The thing I noticed is that the first SaveViewState is executing
outside all the Events.

It is executing after the End of the PreRender and before the Start of
the normal SaveViewState.

aspx.page Begin Init
aspx.page End Init 0.000072 0.000072
aspx.page Begin PreRender 0.000111 0.000039
aspx.page End PreRender 0.000160 0.000049
Inside refresh.cs at SaveViewState 0.000884 0.000725
aspx.page Begin SaveViewState 0.001542 0.000657
Inside refresh.cs at SaveViewState 0.001885 0.000344
aspx.page End SaveViewState 0.001929 0.000044
aspx.page Begin Render 0.001956 0.000027
aspx.page End Render 0.111191 0.109235

Just to make sure my code was working correctly, I rewrote the class to
do nothing except what is done normally.

namespace MyFunctions
{
public class Page : System.Web.UI.P age
{
protected override void LoadViewState(o bject savedState)
{
base.LoadViewSt ate(savedState) ;
}

protected override object SaveViewState()
{
Trace.Warn(" Inside refresh.cs at SaveViewState") ;
return base.SaveViewSt ate();
}
}
}

I am still getting the same results.

It calls the SaveViewState twice. This is not what the documentations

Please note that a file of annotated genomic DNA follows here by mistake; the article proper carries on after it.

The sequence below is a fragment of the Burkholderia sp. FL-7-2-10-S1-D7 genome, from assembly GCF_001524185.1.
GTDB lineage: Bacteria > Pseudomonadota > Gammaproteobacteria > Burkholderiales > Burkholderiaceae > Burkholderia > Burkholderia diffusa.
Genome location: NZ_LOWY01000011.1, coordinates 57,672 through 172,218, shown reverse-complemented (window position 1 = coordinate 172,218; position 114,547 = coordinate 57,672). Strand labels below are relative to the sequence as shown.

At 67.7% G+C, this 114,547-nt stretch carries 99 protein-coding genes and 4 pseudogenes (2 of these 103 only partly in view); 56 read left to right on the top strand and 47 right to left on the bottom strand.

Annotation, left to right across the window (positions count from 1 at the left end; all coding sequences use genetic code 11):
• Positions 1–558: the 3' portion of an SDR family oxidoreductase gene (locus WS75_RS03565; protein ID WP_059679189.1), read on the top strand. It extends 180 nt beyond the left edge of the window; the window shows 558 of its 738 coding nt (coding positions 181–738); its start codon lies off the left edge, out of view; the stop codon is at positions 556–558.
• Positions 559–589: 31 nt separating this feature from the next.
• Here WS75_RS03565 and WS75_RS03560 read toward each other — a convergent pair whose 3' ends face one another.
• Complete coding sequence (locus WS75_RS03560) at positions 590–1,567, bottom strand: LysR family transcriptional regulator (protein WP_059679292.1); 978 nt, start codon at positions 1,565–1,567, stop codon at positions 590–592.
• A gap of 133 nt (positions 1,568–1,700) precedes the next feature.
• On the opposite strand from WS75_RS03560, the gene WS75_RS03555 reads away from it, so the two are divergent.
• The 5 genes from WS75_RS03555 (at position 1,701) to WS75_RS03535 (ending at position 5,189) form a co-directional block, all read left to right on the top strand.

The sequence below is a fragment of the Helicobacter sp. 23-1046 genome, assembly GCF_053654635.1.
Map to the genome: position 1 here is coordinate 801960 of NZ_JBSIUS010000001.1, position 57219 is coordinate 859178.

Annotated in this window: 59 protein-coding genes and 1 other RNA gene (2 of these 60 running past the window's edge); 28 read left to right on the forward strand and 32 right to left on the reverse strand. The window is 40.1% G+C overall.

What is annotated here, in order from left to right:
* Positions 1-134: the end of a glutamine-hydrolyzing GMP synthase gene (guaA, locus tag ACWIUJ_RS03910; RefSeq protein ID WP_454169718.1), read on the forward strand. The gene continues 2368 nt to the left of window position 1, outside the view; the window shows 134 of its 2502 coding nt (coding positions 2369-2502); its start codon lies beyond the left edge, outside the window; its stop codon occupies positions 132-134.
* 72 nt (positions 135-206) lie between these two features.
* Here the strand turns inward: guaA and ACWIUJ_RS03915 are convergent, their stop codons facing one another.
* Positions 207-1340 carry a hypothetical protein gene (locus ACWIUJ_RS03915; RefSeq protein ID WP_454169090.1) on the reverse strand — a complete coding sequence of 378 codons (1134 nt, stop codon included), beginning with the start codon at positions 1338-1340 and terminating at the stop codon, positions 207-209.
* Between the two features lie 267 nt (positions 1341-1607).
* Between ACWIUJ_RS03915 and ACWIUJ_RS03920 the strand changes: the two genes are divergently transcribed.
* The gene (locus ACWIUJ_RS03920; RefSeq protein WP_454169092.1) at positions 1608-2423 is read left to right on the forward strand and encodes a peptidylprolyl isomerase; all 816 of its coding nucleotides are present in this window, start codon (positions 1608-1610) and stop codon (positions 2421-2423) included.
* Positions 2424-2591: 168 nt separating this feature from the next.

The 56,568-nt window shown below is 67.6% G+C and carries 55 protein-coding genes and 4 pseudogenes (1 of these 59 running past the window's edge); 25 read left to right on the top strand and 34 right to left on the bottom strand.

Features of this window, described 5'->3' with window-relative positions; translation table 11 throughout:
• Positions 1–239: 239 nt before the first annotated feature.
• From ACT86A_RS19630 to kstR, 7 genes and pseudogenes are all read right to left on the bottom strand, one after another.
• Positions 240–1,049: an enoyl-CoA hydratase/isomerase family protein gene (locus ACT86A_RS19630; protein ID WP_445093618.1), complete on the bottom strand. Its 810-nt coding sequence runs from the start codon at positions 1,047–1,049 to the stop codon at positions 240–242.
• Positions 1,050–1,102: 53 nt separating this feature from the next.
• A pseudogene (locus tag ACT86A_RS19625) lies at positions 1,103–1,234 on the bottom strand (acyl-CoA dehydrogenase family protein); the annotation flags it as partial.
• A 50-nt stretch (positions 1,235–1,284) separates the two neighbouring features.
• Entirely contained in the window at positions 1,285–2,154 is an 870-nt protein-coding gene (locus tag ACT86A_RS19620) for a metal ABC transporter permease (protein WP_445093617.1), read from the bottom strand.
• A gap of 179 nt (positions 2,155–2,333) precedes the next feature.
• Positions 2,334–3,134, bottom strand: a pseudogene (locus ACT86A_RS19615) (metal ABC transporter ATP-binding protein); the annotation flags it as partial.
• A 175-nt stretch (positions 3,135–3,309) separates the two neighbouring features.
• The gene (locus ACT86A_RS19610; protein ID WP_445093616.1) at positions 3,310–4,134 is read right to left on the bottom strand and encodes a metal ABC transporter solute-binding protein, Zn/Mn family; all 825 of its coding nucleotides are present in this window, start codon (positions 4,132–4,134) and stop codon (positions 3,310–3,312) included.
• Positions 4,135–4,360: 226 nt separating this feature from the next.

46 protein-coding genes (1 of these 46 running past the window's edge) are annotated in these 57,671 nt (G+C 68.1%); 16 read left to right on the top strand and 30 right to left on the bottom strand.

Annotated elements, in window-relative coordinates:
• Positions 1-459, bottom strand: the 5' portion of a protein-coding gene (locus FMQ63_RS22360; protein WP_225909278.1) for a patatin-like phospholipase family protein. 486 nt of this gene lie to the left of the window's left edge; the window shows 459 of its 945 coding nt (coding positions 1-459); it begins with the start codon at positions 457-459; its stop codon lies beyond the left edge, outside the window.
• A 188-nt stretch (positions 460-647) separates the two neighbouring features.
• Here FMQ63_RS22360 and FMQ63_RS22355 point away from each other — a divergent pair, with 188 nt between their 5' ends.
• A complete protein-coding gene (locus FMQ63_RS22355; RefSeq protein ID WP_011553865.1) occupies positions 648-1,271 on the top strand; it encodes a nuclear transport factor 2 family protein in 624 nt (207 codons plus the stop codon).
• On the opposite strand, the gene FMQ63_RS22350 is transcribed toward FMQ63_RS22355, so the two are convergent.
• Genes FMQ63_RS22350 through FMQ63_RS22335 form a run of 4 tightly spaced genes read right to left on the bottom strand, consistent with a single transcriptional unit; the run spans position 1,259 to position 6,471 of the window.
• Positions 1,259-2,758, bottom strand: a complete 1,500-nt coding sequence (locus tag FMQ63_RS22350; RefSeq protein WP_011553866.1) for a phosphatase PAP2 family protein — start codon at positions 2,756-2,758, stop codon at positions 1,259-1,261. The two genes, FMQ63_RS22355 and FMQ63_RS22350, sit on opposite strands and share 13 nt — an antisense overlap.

say (at least not that I can find).

Am I missing something?

Thanks,

Tom



Aug 26 '06 #5
I don't know why trace=true causes 2 SVS calls, but I can only assume it is
because the page class calls it the first time and the addition of the trace
info. to the page's render data calls it again.

As for my preference for doing the work in the Page_Load, rather than LVS
and SVS and the use of Sessions...

I used sessions myself back in classic ASP because they were easy and (short
of more permenant data storage), they seemed like the best overall deal in
town. But sessions, as I'm sure you know, are not the most efficient
mechanism for persisting state and also not the most reliable. Now, that
ASP.NET gives us ViewState and the Cache, I like those instead of Sessions.
Also, sessions present additional problems when applications scale to web
farms.

The actual code can be placed in several different events, but it just seems
(to me anyway) that Page_Load is the more logical choice than LVS and SVS,